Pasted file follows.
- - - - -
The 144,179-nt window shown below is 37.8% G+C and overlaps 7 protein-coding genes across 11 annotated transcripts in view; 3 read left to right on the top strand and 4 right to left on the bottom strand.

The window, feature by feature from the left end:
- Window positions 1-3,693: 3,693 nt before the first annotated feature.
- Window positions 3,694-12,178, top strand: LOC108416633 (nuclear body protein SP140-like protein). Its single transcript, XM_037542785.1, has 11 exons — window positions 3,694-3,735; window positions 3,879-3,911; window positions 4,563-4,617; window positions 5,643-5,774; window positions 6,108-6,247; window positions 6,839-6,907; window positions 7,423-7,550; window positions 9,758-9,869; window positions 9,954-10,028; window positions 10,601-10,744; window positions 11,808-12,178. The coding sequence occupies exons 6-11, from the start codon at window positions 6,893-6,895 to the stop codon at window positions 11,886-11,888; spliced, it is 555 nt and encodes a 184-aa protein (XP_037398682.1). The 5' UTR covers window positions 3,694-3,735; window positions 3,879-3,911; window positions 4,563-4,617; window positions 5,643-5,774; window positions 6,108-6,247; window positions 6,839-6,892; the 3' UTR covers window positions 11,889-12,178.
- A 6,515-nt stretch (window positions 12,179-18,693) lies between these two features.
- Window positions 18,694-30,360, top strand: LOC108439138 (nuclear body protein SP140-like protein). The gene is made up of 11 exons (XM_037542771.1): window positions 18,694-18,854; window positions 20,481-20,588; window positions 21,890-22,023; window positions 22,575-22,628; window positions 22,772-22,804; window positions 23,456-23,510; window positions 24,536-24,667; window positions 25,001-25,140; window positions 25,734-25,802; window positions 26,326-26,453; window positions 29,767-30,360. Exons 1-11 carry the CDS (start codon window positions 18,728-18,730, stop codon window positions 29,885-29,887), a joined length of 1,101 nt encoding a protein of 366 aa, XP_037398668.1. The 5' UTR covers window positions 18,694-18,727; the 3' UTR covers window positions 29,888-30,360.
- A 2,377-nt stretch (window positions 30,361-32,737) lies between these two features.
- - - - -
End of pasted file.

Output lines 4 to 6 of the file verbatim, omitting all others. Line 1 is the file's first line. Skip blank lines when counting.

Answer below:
- Window positions 3,694-12,178, top strand: LOC108416633 (nuclear body protein SP140-like protein). Its single transcript, XM_037542785.1, has 11 exons — window positions 3,694-3,735; window positions 3,879-3,911; window positions 4,563-4,617; window positions 5,643-5,774; window positions 6,108-6,247; window positions 6,839-6,907; window positions 7,423-7,550; window positions 9,758-9,869; window positions 9,954-10,028; window positions 10,601-10,744; window positions 11,808-12,178. The coding sequence occupies exons 6-11, from the start codon at window positions 6,893-6,895 to the stop codon at window positions 11,886-11,888; spliced, it is 555 nt and encodes a 184-aa protein (XP_037398682.1). The 5' UTR covers window positions 3,694-3,735; window positions 3,879-3,911; window positions 4,563-4,617; window positions 5,643-5,774; window positions 6,108-6,247; window positions 6,839-6,892; the 3' UTR covers window positions 11,889-12,178.
- A 6,515-nt stretch (window positions 12,179-18,693) lies between these two features.
- Window positions 18,694-30,360, top strand: LOC108439138 (nuclear body protein SP140-like protein). The gene is made up of 11 exons (XM_037542771.1): window positions 18,694-18,854; window positions 20,481-20,588; window positions 21,890-22,023; window positions 22,575-22,628; window positions 22,772-22,804; window positions 23,456-23,510; window positions 24,536-24,667; window positions 25,001-25,140; window positions 25,734-25,802; window positions 26,326-26,453; window positions 29,767-30,360. Exons 1-11 carry the CDS (start codon window positions 18,728-18,730, stop codon window positions 29,885-29,887), a joined length of 1,101 nt encoding a protein of 366 aa, XP_037398668.1. The 5' UTR covers window positions 18,694-18,727; the 3' UTR covers window positions 29,888-30,360.